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Focus question 5: How does the law rule in Australia today?

Teaching and learning activities

Activity 1: The law rules (50 min) ESL Activity 1
Activity 2: Who is responsible for what? (15 min) ESL Activity 2
Activity 3: Class debate ESL Activity 3
Assessment  
Activity 4: Top five ideas (45 min) ESL Activity 4
Assessment  

Introduction

In the course of this unit we have looked at some of the key principles of the rule of law by contrasting the practice of the past with the present.

Activity 1: The law rules (50 min)

1a Refer students to 'The Law Rules' chart. Unfold the covered column entitled 'What I think'.

1b Divide the class into groups, each corresponding with one of the key issues described on the chart.

Students should refer to the information collated from their work with 'The Law Rules' interactive on the Stories of Democracy CD ROM.

1c Ask each group to consider the following questions:

  • Which story from the unit best illustrates that concept of law?
  • What does that story tell us about that concept?
  • What happens today?

1d Explain that they should write a statement about the importance of the principle of law in Australia as it is today. Their statement should use the examples drawn from the unit, but can include other material.

1e Each group should elect one or two spokespeople to present their ideas.

1f Discuss the points raised in the presentations with the class and add the key points to the chart.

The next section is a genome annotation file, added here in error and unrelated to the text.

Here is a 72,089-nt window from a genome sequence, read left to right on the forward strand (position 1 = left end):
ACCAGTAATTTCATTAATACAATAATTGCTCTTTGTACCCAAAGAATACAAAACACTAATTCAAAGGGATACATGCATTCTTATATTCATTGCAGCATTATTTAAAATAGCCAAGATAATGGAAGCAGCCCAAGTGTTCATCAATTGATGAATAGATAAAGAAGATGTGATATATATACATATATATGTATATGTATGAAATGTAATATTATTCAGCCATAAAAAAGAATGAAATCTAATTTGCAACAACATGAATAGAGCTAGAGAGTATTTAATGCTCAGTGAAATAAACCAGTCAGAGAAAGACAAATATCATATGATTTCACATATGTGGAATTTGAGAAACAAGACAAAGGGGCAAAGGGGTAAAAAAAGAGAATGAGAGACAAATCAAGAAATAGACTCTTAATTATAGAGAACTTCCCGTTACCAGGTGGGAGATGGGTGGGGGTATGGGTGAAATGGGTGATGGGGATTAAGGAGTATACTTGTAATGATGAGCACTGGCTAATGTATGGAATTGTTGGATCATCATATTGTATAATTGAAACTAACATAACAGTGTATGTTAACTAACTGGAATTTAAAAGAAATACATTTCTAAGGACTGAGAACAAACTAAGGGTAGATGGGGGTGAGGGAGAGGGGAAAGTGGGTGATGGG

Stories of Democracy
Handout 19

Activity 2: Who is responsible for what? (15 min)

Draw the following table on the board. Each group should complete it using the information covered in the unit and in Handout 19.

Who is responsible for the rule of law?
What do they do?
How do we make sure they do a good job?
Parliament    
Courts    
Citizens    

Activity 3: Class debate

Conduct debates on the following topics:

3a Divide the class into groups of three or four students.

3b Tell students that they will be participating in a debate and that this means that they will need to use information from the unit, library research and by asking others, such as their parents, for their opinions.

3c Tell students that in a debate you try to win by convincing your audience that your side is right.

3d Give students time to research the debate.

3e In the debate itself one team agrees with the statement and one team disagrees with the statement.

Assessment

The student can:

  • use evidence in building a case
  • understand at least one of the principles of a fair trial
  • communicate with the audience.

Activity 4: Top five ideas (45 min)

4a Ask students to look back at the sheets completed for Focus question 1, Activity 2 (the 'Hot potato' activity), where they wrote down their ideas about laws.

4b Ask students to each construct a new list based on what they have learned about the most important principles of law from the unit. They should rank at least five principles.

4c They should present this list as a poster, drawing on images and ideas discussed in the unit. Under each item in this list, ask students to write a caption to explain why they think that it is an important idea.

Assessment

Assess the student posters using the following criteria. The student can:

  • illustrate key principles relating to the unit
  • use clear captions
  • use appropriate illustration.

ESL activities

Back to 'The Law Rules - At a glance'

AcknowledgementsLegal Information